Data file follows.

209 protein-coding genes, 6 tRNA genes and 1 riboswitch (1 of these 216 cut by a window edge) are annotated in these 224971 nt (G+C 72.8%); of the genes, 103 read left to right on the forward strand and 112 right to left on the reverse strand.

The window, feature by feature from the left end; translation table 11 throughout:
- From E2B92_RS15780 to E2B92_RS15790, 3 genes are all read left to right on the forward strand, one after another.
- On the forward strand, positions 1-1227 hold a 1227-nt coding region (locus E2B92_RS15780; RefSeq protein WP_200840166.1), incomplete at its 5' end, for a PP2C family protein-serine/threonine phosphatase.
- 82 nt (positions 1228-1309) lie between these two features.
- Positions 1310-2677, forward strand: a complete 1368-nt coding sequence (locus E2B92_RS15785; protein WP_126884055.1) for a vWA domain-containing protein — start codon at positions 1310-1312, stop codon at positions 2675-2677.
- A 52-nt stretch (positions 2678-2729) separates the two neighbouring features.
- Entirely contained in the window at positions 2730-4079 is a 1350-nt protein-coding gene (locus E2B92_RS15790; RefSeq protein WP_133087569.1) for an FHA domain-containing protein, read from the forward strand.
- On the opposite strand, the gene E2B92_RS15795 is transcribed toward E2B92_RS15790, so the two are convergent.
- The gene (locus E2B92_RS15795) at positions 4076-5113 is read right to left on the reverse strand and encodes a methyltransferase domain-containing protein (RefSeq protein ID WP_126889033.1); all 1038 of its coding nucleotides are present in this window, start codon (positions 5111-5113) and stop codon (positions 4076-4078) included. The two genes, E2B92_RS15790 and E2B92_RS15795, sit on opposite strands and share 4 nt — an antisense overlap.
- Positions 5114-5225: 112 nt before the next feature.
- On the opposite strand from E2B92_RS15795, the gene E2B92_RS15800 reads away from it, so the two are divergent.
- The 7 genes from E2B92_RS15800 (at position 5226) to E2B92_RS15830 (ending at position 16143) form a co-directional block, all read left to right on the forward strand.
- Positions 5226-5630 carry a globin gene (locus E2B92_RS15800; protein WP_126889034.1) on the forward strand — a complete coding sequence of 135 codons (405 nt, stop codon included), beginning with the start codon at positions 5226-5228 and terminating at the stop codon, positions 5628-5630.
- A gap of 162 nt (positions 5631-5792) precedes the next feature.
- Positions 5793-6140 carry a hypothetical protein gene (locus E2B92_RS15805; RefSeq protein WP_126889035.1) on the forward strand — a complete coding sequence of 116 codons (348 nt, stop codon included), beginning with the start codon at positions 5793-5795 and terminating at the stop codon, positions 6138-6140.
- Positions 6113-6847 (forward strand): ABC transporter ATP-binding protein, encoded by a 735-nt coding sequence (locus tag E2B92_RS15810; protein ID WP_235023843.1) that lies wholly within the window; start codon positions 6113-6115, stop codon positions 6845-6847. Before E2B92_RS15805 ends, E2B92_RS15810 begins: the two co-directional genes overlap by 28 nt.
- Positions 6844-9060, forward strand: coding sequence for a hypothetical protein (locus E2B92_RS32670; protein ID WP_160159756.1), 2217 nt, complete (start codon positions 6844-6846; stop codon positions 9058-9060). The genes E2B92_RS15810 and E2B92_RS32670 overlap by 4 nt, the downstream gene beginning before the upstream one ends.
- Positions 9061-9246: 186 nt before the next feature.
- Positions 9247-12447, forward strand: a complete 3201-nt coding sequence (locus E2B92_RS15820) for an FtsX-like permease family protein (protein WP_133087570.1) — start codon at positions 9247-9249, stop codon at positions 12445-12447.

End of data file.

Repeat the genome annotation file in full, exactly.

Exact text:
209 protein-coding genes, 6 tRNA genes and 1 riboswitch (1 of these 216 cut by a window edge) are annotated in these 224971 nt (G+C 72.8%); of the genes, 103 read left to right on the forward strand and 112 right to left on the reverse strand.

The window, feature by feature from the left end; translation table 11 throughout:
- From E2B92_RS15780 to E2B92_RS15790, 3 genes are all read left to right on the forward strand, one after another.
- On the forward strand, positions 1-1227 hold a 1227-nt coding region (locus E2B92_RS15780; RefSeq protein WP_200840166.1), incomplete at its 5' end, for a PP2C family protein-serine/threonine phosphatase.
- 82 nt (positions 1228-1309) lie between these two features.
- Positions 1310-2677, forward strand: a complete 1368-nt coding sequence (locus E2B92_RS15785; protein WP_126884055.1) for a vWA domain-containing protein — start codon at positions 1310-1312, stop codon at positions 2675-2677.
- A 52-nt stretch (positions 2678-2729) separates the two neighbouring features.
- Entirely contained in the window at positions 2730-4079 is a 1350-nt protein-coding gene (locus E2B92_RS15790; RefSeq protein WP_133087569.1) for an FHA domain-containing protein, read from the forward strand.
- On the opposite strand, the gene E2B92_RS15795 is transcribed toward E2B92_RS15790, so the two are convergent.
- The gene (locus E2B92_RS15795) at positions 4076-5113 is read right to left on the reverse strand and encodes a methyltransferase domain-containing protein (RefSeq protein ID WP_126889033.1); all 1038 of its coding nucleotides are present in this window, start codon (positions 5111-5113) and stop codon (positions 4076-4078) included. The two genes, E2B92_RS15790 and E2B92_RS15795, sit on opposite strands and share 4 nt — an antisense overlap.
- Positions 5114-5225: 112 nt before the next feature.
- On the opposite strand from E2B92_RS15795, the gene E2B92_RS15800 reads away from it, so the two are divergent.
- The 7 genes from E2B92_RS15800 (at position 5226) to E2B92_RS15830 (ending at position 16143) form a co-directional block, all read left to right on the forward strand.
- Positions 5226-5630 carry a globin gene (locus E2B92_RS15800; protein WP_126889034.1) on the forward strand — a complete coding sequence of 135 codons (405 nt, stop codon included), beginning with the start codon at positions 5226-5228 and terminating at the stop codon, positions 5628-5630.
- A gap of 162 nt (positions 5631-5792) precedes the next feature.
- Positions 5793-6140 carry a hypothetical protein gene (locus E2B92_RS15805; RefSeq protein WP_126889035.1) on the forward strand — a complete coding sequence of 116 codons (348 nt, stop codon included), beginning with the start codon at positions 5793-5795 and terminating at the stop codon, positions 6138-6140.
- Positions 6113-6847 (forward strand): ABC transporter ATP-binding protein, encoded by a 735-nt coding sequence (locus tag E2B92_RS15810; protein ID WP_235023843.1) that lies wholly within the window; start codon positions 6113-6115, stop codon positions 6845-6847. Before E2B92_RS15805 ends, E2B92_RS15810 begins: the two co-directional genes overlap by 28 nt.
- Positions 6844-9060, forward strand: coding sequence for a hypothetical protein (locus E2B92_RS32670; protein ID WP_160159756.1), 2217 nt, complete (start codon positions 6844-6846; stop codon positions 9058-9060). The genes E2B92_RS15810 and E2B92_RS32670 overlap by 4 nt, the downstream gene beginning before the upstream one ends.
- Positions 9061-9246: 186 nt before the next feature.
- Positions 9247-12447, forward strand: a complete 3201-nt coding sequence (locus E2B92_RS15820) for an FtsX-like permease family protein (protein WP_133087570.1) — start codon at positions 9247-9249, stop codon at positions 12445-12447.